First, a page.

It is easy to understand Mr. Callicrate's concerns when many producers are currently finding it hard to make ends meet while the packers turned in record profits in the last quarter in 1998. Clearly, the money is going somewhere, and the producers seem to be left out in this picture. It is not a happy picture, sir.
    And, yesterday, we heard very interesting answers that came from some of the major companies about why certain information on pricing cannot be made available to the producers at certain given times. And it appeared to me to be almost planned chaos. We heard answers such as, ''Well, there is not—we can't package alike. And beside that, we may have to deal with 25,000 different pieces of information to be able to open up the marketplace to information regarding pricing practices at any given moment.''
    You know, from your business, that in order to run a successful business, you have got to have all the information you can have. And what I heard yesterday did sound manipulative. What I heard yesterday did sound predatory. And the growers are on the small-and the short-end of this whole stick.
    I am a free marketer; that is the genesis of my work here in this Congress. But the free market can't work unless everyone has equal access to information, and we are not seeing that.
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    America used to be the world's food basket. And now America—judging from your testimony and testimony we heard yesterday—is being viewed for the future as the world's consumer. But, Mr. Chairman and Mr. Drabenstott, we cannot continue being the world's consumer if we cannot produce first.
    I have got to say that we have heard in past generations similar testimony, similar statements; one by John D. Rockefeller, who said he would control the world's oil resources. And, you know, he could do it because he had control of all the refineries until this body stepped in.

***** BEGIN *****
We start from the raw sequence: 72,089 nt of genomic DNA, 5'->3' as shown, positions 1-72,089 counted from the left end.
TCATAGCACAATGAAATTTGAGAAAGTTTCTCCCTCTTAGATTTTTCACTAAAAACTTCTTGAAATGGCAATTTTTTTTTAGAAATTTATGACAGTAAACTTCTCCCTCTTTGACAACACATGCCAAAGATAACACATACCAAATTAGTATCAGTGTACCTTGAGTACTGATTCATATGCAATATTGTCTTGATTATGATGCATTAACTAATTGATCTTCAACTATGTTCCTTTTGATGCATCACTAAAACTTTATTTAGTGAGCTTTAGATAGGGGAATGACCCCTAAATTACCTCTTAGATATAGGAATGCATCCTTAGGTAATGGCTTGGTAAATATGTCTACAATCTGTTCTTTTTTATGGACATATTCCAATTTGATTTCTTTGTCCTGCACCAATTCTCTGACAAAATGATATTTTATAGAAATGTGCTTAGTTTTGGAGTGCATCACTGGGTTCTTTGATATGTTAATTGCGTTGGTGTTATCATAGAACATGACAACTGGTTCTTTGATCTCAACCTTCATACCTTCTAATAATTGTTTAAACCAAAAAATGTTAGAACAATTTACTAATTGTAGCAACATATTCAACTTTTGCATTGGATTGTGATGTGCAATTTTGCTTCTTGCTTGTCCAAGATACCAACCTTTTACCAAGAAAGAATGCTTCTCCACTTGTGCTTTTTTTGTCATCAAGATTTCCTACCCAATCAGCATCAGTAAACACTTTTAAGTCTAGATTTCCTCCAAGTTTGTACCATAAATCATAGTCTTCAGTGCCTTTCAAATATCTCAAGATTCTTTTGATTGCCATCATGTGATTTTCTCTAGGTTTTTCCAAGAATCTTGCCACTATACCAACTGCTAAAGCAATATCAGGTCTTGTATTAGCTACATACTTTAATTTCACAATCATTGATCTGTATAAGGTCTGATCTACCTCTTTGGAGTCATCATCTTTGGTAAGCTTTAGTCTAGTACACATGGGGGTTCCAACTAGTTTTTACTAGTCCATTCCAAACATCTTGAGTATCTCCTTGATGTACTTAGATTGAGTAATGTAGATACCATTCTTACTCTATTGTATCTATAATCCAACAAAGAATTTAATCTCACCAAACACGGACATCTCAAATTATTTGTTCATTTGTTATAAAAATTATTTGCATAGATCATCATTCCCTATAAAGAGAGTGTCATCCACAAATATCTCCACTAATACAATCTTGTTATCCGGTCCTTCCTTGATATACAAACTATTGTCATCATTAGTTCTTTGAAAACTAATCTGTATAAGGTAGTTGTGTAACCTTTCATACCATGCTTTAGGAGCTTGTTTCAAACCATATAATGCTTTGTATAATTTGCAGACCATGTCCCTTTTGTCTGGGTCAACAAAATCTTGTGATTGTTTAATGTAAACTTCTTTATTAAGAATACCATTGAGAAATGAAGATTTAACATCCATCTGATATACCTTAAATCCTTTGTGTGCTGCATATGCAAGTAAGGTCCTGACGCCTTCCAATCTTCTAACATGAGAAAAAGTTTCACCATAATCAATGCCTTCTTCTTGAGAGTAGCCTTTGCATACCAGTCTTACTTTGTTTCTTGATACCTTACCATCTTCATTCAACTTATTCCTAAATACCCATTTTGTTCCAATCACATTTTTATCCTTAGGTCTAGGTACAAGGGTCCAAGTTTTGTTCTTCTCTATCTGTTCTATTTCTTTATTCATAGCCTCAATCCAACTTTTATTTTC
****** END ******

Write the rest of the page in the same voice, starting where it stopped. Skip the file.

And I am saying I don't believe that Government can be the solution to problems, but we are in a difficult situation right now, the concentration of information and huge mergers and concentration of the world's food supply.
    I see my time is up.
    I don't believe, necessarily, that future farmers are not really very, very sadly individuals. I believe, today, the farmers are very sadly, or they couldn't survive what they have had to survive.
    I say this not to lecture you, sir; I am saying it because that is where the rubber meets the road as far as we are concerned. It is a deeply-held concern.
    Thank you, Mr. Chairman.
    The CHAIRMAN. Thank you.
    I have got a lot of independent oil producers in my district, and at $9 a barrel, they wish Mr. Rockefeller had control of all of the energy resources. [Laughter.]
    Mr. Barrett.
    Mr. BARRETT. Thank you, Mr. Chairman.
    Mark, I really appreciate your testimony today. I thank you for being here. I especially appreciated your written testimony which I did read this morning.